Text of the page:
As compared with Wingerchuk’s original diagnostic criteria of NMO (1999)1, the revised diagnostic criteria12 has incorporated three major changes: it included AQP-4 antibody as a supportive criterion, allowed brain lesions atypical for MS at disease onset and excluded the restriction of lesions to the optic nerve and spinal cord (about 15% of NMO patients had extra-optic-spinal CNS symptoms). As the revised diagnostic criteria is stringent in order to provide a high specificity, the concept of NMO spectrum disorders was also proposed, which included limited forms of NMO (monophasic or recurrent longitudinally extensive myelitis with three or more vertebral segment MRI spinal cord lesions, and recurrent or simultaneous bilateral ON), ON or myelitis associated with “typical” NMO brain lesions like hypothalamic, callosal, periventricular and brainstem lesions, ON or longitudinally extensive myelitis associated with systemic auto-immune diseases and so-called Asian opticospinal MS12,13. However, the definition of NMO spectrum disorders did not cover patients with AQP-4 antibody positivity without ON and longitudinally extensive myelitis attacks, like AQP-4 antibody seropositive patients presenting only with brain or brainstem symptoms.

What is not typical, but frequent in NMO

A number of lesion sites beyond optic nerve and spinal cord have been described in NMO. Below, we review each of these “atypical” features reported in NMO patients.

Brain lesions

The initial description of NMO was a patient only with ON and TM, with pathological demonstration of lesions also restricted to these two sites2, and the occurrence of brain lesions in NMO had been thought as infrequent. This concept has been retained until recently, as the original criteria proposed in 1999 excluded patients with symptoms implicating other CNS regions than optic nerve and spinal cord, and required brain MRI at onset being normal or not fulfilling Paty criteria1. As described earlier, the revised criteria considered patients with brain symptoms and those not meeting Paty criteria at disease onset, but ON and acute myelitis remained absolute in the NMO diagnostic criteria. Thus, AQP-4 antibody-positive cases with brain symptoms in the absence of ON and acute myelitis were beyond the scope of the revised criteria.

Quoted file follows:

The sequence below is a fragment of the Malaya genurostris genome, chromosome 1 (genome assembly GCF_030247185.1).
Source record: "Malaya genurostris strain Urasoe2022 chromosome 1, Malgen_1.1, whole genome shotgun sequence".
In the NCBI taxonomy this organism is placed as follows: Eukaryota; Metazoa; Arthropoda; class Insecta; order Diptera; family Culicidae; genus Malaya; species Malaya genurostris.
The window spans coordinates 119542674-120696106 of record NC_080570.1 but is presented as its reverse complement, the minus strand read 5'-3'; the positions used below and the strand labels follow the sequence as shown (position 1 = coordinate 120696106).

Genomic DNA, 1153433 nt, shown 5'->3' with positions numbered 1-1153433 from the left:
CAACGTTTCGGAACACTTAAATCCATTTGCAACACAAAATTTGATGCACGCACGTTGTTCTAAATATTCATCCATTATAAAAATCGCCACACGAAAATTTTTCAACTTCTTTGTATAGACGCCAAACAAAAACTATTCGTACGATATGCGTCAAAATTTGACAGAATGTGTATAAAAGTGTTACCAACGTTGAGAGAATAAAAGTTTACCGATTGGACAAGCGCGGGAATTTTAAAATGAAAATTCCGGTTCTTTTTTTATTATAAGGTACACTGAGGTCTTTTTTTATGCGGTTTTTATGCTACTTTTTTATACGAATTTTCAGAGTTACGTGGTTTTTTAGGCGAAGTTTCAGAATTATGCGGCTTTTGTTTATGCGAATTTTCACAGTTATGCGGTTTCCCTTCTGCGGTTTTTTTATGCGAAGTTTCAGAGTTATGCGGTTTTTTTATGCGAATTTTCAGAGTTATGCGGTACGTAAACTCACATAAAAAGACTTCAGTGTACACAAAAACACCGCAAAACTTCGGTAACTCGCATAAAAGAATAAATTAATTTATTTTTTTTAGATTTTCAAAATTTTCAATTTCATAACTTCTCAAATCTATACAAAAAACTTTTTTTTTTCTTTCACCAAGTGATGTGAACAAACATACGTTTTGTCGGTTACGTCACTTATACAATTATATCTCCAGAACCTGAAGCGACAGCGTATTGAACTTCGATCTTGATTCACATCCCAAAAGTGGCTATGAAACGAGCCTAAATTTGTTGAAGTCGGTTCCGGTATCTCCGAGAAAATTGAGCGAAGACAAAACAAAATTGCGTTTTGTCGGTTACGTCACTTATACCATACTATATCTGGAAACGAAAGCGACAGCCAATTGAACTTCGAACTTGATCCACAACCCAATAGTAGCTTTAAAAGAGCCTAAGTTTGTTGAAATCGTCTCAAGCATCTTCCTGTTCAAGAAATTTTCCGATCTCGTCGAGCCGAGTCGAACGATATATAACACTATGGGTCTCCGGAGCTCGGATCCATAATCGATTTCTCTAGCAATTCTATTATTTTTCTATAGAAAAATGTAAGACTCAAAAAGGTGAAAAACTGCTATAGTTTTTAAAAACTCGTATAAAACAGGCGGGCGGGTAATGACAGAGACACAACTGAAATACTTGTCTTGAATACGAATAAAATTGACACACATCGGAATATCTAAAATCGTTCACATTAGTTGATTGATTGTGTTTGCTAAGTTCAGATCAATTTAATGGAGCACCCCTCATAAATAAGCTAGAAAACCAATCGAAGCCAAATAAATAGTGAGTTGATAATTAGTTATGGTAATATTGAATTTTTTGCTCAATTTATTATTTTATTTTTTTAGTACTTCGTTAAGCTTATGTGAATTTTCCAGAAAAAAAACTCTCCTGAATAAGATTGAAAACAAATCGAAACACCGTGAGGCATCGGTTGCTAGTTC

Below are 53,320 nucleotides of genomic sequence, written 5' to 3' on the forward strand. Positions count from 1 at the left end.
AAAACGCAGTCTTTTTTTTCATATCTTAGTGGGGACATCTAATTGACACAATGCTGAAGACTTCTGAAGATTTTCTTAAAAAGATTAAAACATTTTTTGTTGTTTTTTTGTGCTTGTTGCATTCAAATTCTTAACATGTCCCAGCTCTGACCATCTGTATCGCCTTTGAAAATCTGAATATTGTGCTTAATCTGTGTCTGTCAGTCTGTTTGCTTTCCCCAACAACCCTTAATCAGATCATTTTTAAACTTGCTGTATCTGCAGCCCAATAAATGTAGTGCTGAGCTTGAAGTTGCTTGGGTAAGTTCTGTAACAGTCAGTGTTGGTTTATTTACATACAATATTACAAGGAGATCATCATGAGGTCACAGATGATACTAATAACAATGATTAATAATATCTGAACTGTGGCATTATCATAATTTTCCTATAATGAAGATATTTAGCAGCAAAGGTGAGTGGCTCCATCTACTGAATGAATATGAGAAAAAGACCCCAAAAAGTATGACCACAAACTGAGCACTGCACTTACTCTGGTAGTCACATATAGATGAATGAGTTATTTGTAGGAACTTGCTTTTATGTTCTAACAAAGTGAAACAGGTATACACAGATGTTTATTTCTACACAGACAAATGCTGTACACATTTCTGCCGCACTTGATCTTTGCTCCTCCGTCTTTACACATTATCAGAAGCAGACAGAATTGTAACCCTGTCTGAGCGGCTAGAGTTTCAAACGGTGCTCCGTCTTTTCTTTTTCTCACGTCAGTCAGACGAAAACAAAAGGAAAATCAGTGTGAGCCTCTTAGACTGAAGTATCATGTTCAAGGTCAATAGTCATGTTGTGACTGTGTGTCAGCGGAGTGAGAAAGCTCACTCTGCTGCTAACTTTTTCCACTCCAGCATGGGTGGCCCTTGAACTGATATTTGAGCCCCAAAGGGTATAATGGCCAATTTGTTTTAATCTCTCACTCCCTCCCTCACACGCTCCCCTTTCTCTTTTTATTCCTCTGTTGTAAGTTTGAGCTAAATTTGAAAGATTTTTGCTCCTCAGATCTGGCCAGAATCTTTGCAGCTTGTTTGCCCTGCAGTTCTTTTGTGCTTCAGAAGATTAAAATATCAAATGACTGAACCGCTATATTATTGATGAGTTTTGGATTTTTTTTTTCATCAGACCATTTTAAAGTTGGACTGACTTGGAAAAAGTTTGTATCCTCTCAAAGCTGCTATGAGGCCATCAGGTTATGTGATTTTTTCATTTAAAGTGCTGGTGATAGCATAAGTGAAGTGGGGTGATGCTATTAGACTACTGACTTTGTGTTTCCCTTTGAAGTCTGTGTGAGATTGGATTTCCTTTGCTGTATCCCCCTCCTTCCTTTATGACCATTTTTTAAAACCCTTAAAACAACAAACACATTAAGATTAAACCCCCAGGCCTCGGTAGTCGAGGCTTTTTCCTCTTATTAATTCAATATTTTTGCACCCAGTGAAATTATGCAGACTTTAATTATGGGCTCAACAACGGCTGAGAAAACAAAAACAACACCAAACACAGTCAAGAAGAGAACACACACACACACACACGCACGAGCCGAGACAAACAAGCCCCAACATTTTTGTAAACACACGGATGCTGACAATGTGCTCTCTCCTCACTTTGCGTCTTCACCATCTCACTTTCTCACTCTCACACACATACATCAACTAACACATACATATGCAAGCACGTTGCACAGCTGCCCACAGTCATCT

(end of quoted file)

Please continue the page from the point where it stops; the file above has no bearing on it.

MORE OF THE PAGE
Since AQP-4 antibody assays have become widely available as a clinical test, the percentage of AQP-4 antibody-positive patients with brain lesions has ranged from 60 to 79% of patients14,15. Moreover, some of the brain lesions seen in NMO are atypical for MS, such as those as longitudinally extensive brain lesions, extensive hemispheric lesions, resembling acute disseminated encephalomyelitis or posterior reversible encephalopathy syndrome, periventricular lesions and brainstem lesions often contiguous with longitudinally extensive cervical cord lesions15. Another group has reported multiple patchy gadolinium enhancing lesions with blurred margin, described as “cloud-like enhancement” in the brain MRI of NMO patients16. It is also remarkable that many of these lesion sites correspond with the regions with high expression of AQP-417. Fig 1 illustrates MRI brain lesions in a NMO patient.

Callosal lesions

Although callosal lesions are part of brain lesions seen in NMO, they have characteristics that help differentiate them from the ones usually seen in MS. Callosal lesions detected in NMO patients with brain symptoms often have acute features such as contrast enhancement and diffusion restriction14. Those acute lesions are usually large, multiple, and edematous with heterogeneous intensity described as a “marbled pattern”. Additionally, they can involve both anterior and posterior portions of the corpus callosum and extend into both cerebral hemispheres. Fig 2 shows a MRI from a NMO patient with acute callosal lesions. In the chronic stage, these callosal lesions observed in NMO patients frequently shrink or disappear. These findings in NMO clearly differ from those of callosal lesions in MS, which are much smaller, often located at the callosal-septal interface in the middle and posterior thirds of the corpus callosum, and asymmetrical in the coronal sections.

Hiccups, nausea and vomiting